His disease forced him into early retirement in 1994 and later onto oxygen from a tank. Even with the oxygen, he couldn’t go outside when ozone levels rose. “It would be like going outside on a subzero day,” he said. “My lungs would just freeze up.”
Dolan-Laughlin received a lifesaving double lung transplant in 2011. Now he can walk up stairs without pausing every few steps to gasp. He’s even climbed several mountains. But he still won’t go out on bad ozone days without a mask.
Dolan-Laughlin, who has testified at EPA hearings in favor of a variety of clean-air rules, hopes the agency will tighten the ozone standard. “I’m a strident capitalist,” he says, “but I’m also an environmentalist just out of common sense.”
Dianne LaFaver, who lives in the ozone-challenged Dallas-Fort Worth area, wants a tighter standard, too. Her daughter, Laura Day, 22, has asthma. Before Day left for college, her mother twice had to rush her to the emergency room on high-ozone days.
“She hadn’t been exercising, which was the normal trigger,” LaFaver said. “She hadn’t been stressing herself. We were just in the car … At the emergency room, they were saying they were having lots of visits.”
Alfred Munzer, a lung-disease specialist who retired last year from Washington Adventist Hospital in Takoma Park, Maryland, saw 40 years’ worth of patients affected by ozone. There were the asthma attacks—ozone causes spasms in the respiratory tract—and the infections that cropped up a day or two later, he said.
The American Academy of Pediatrics has warned that children are more susceptible because their bodies are still developing. A tighter standard, the group said in November, is “long overdue.”
The Cost-Benefit Debate
When the EPA sets its ozone standard, the Clean Air Act mandates that only one factor be weighed: what the best available science shows people can safely breathe.
The EPA says that the value of its proposal outweighs the expense because medical care and missed work days from ozone-triggered health problems add up fast. The agency estimated the benefit of a 65-ppb standard at $19 billion to $38 billion a year beginning in 2025, while the cost of complying would be an estimated $15 billion per year.
Industry trade groups, however, say the cost would be far higher. The National Association of Manufacturers says a 65-ppb standard would cost the country $140 billion a year. The effects, they say, would include fewer jobs, higher electricity costs, and restricted fossil-fuel production.
The Congressional Research Service weighed in last fall to declare the impact too far off to estimate. Rules for reducing ozone-forming gases usually have deadlines that are years, even decades, into the future, and they often spur new, less expensive pollution technology, such as catalytic converters for cars.
“Aside from some statutorily mandated compliance measures, states—not EPA—decide what sources will be regulated and how stringent the controls will be,” the nonpartisan agency said in its issue brief. “Often, industry can choose how to comply.”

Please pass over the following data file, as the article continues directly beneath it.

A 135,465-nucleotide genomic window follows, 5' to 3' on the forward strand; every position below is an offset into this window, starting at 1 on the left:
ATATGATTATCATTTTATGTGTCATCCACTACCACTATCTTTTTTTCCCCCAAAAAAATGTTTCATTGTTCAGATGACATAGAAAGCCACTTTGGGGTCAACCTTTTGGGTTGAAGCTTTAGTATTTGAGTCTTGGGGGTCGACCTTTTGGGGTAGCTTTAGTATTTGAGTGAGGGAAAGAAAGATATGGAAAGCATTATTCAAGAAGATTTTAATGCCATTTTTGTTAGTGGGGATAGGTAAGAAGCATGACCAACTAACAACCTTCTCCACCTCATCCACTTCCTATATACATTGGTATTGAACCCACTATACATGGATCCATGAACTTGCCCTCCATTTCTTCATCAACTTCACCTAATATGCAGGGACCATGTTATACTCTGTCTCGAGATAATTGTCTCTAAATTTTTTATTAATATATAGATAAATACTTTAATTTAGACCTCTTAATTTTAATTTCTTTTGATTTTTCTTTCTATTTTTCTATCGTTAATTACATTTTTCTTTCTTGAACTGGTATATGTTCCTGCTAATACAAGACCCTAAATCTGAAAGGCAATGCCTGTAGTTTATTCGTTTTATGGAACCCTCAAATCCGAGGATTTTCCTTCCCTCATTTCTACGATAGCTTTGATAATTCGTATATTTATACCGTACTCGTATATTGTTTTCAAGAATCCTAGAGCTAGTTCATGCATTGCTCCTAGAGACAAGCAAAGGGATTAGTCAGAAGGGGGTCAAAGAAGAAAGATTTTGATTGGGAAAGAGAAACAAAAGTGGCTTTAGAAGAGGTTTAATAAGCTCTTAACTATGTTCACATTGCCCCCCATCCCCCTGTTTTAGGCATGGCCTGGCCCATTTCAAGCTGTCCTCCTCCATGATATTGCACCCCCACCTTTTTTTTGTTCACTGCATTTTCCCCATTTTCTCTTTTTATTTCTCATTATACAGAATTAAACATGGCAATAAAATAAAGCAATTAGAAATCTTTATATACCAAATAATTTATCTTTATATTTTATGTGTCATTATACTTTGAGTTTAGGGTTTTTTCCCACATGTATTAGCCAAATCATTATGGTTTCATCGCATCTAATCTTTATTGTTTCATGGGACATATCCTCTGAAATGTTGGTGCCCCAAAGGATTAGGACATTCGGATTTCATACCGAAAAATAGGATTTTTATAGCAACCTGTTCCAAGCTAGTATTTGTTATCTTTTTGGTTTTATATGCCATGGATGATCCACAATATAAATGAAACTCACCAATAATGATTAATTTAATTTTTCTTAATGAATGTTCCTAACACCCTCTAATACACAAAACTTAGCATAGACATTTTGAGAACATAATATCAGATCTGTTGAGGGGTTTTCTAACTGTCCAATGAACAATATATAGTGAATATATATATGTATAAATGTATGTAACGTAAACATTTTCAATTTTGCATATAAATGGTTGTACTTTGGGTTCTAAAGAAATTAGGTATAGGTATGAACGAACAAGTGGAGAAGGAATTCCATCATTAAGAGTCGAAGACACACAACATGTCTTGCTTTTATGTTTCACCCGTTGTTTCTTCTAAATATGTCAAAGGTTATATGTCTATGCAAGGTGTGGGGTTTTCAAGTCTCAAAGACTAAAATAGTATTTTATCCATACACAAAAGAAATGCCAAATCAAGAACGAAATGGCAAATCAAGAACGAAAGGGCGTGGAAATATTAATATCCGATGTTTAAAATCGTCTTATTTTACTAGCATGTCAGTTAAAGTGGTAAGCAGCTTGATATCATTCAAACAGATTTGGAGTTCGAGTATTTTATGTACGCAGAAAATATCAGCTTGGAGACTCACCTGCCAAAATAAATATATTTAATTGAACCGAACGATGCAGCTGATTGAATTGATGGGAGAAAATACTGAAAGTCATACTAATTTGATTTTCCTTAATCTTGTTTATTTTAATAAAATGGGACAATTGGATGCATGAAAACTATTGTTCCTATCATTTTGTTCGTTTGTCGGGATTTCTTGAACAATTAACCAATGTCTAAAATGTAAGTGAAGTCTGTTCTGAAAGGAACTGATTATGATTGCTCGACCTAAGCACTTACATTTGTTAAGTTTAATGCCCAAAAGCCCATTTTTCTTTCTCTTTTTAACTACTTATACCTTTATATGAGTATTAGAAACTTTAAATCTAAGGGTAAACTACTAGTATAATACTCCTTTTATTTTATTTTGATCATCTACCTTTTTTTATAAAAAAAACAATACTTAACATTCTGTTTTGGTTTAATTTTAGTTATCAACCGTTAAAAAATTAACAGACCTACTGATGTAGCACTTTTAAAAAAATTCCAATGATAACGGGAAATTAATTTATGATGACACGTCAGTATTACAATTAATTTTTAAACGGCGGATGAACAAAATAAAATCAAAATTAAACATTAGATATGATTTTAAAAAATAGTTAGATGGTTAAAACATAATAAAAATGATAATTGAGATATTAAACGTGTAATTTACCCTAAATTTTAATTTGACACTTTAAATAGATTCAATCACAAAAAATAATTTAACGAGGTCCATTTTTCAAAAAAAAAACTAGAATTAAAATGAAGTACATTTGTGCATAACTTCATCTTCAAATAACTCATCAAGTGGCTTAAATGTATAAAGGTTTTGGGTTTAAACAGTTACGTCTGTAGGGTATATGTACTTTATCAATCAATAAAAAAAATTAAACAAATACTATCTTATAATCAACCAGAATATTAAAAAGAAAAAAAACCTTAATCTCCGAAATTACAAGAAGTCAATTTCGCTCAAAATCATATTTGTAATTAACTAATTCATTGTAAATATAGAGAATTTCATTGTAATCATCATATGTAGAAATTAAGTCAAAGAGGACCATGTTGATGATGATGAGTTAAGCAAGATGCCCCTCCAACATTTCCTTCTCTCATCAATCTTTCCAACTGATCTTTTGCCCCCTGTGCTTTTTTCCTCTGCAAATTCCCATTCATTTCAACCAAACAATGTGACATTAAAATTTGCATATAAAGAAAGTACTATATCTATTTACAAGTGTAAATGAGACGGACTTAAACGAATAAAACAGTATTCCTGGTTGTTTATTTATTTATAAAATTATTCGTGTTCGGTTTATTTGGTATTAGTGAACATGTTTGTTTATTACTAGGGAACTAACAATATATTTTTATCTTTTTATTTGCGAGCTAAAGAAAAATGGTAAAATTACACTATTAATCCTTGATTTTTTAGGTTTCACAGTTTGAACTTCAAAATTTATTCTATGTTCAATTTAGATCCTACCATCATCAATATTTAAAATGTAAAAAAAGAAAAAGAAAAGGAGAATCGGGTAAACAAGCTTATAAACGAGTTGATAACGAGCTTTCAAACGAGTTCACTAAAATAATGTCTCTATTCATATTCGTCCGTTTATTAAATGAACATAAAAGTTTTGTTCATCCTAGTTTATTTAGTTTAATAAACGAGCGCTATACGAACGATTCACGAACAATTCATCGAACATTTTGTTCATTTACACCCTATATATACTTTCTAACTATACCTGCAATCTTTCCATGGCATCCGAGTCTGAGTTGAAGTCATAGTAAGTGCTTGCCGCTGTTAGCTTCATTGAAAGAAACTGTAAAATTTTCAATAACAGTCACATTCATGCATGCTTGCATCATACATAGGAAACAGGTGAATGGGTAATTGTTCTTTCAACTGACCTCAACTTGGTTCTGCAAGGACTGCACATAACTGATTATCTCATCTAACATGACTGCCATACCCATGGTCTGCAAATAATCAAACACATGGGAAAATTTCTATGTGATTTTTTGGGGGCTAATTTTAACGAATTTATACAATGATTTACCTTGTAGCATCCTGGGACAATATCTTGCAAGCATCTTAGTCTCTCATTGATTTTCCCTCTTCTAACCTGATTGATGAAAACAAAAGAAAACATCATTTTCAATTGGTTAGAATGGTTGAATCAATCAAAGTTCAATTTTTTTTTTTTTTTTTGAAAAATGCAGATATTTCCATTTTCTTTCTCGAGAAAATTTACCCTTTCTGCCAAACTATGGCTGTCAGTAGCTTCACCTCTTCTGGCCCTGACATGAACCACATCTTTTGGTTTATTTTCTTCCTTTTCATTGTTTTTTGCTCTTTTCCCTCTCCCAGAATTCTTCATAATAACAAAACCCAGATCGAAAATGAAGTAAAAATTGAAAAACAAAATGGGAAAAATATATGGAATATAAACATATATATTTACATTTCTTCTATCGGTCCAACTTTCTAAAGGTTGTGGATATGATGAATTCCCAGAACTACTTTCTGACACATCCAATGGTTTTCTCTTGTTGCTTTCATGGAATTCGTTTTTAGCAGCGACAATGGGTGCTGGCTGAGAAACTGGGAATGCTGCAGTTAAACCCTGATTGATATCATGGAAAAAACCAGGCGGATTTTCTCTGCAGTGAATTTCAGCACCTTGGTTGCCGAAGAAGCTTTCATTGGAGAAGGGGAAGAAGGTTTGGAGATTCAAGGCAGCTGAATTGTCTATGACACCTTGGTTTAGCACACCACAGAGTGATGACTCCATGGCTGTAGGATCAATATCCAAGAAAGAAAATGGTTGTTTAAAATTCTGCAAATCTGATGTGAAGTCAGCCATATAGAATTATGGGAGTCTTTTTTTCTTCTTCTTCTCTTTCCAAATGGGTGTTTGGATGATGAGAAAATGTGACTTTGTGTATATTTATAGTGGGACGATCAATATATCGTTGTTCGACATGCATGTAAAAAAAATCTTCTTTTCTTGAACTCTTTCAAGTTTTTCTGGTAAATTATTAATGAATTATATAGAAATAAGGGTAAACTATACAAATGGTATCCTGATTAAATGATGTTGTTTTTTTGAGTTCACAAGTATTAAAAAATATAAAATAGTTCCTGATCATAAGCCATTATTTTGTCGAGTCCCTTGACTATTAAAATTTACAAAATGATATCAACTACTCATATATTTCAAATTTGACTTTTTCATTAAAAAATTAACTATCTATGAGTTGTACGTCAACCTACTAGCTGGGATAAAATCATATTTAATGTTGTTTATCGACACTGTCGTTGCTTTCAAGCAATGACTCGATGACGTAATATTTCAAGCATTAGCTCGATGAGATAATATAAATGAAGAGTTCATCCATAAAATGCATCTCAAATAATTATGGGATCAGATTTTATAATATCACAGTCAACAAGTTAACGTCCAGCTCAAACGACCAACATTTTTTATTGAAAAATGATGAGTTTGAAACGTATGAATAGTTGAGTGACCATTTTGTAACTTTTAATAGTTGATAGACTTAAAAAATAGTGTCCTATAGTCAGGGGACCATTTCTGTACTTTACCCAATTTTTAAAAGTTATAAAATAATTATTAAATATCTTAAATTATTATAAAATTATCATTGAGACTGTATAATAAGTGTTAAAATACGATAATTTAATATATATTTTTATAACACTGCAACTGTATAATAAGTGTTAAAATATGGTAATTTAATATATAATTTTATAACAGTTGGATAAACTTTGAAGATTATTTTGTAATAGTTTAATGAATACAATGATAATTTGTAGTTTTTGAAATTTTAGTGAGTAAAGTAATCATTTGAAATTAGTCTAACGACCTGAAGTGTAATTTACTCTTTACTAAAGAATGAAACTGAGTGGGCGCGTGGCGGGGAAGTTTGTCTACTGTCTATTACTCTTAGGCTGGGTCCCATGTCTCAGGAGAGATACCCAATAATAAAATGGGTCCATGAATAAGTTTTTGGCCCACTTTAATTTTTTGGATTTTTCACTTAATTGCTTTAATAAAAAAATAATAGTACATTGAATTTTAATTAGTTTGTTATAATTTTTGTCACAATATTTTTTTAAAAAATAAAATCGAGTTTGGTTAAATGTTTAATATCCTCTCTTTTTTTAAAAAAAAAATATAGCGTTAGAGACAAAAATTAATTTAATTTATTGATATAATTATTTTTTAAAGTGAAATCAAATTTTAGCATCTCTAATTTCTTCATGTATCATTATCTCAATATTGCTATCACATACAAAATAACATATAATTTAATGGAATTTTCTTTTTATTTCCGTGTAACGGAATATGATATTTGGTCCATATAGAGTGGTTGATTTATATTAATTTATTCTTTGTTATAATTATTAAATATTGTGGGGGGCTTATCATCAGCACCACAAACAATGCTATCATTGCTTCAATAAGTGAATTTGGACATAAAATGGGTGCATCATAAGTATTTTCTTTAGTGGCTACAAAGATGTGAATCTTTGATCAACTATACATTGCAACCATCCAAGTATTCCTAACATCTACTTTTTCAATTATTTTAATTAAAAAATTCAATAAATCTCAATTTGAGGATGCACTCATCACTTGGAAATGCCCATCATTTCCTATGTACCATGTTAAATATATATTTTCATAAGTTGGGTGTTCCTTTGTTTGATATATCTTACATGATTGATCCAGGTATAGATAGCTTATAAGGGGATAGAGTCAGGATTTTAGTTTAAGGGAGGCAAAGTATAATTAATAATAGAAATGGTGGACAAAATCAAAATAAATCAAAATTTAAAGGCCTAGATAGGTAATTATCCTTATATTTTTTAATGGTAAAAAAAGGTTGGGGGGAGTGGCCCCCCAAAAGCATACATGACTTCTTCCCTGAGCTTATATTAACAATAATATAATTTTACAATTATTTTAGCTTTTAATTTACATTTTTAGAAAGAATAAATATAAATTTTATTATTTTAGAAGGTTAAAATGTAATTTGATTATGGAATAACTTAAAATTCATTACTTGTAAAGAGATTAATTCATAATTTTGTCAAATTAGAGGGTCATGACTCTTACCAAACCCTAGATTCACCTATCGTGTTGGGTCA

No estimate of the actual cost of ozone rules appears to exist, though the EPA worked with economists to put a price tag on the expense of reducing all pollutants covered by the Clean Air Act. Their $22-billion-a-year tally for 1973 to 1990 was less than half the amount the American Petroleum Institute projected in 1979 for the cost of reducing ozone alone.
An Unexpected Smoggy Location
Air-quality field technician Mike Natchees traveled a wide-open stretch of road one drizzly winter morning, past sagebrush, pump jacks, and a gas flare burning like an oversize birthday candle. His destination: a shedlike structure atop an unpaved hill. Inside, devices help measure how much ozone is in the air.
That air is in Ouray, Utah, part of the Ute tribe’s 4.5-million-acre reservation. Cattle and wild horses probably outnumber the cars going by.
The reservation, along with broad swaths of federal land and small towns, makes up the Uinta Basin in northeastern Utah. The mountain-encircled region is far from urban areas. The population in the basin’s largest city, Vernal, barely tops 10,000.
Yet the region has an ozone problem. Not in the summer, but in the dead of winter. Ozone has to be cooked into life by sunlight, which is usually too weak in the winter to produce much photochemistry. But reflection off snow gives the basin’s sunlight an extra kick. Snow cover also causes temperature inversions that keep polluted air from rising.
In such conditions, volatile organic compounds (VOCs) from thousands of oil and gas sites drive ozone levels way up. In 2013, a year with stagnant weather conditions that trapped pollutants, the eight-hour average ozone level in Uintah County exceeded the health standard on 54 days. Concentrations spiked as high as 142 ppb, according to EPA data. That’s “code purple,” the worst category for air-pollution warnings. Los Angeles County in California, by contrast, had 59 days that exceeded the standard that year, none of which were deemed code purple.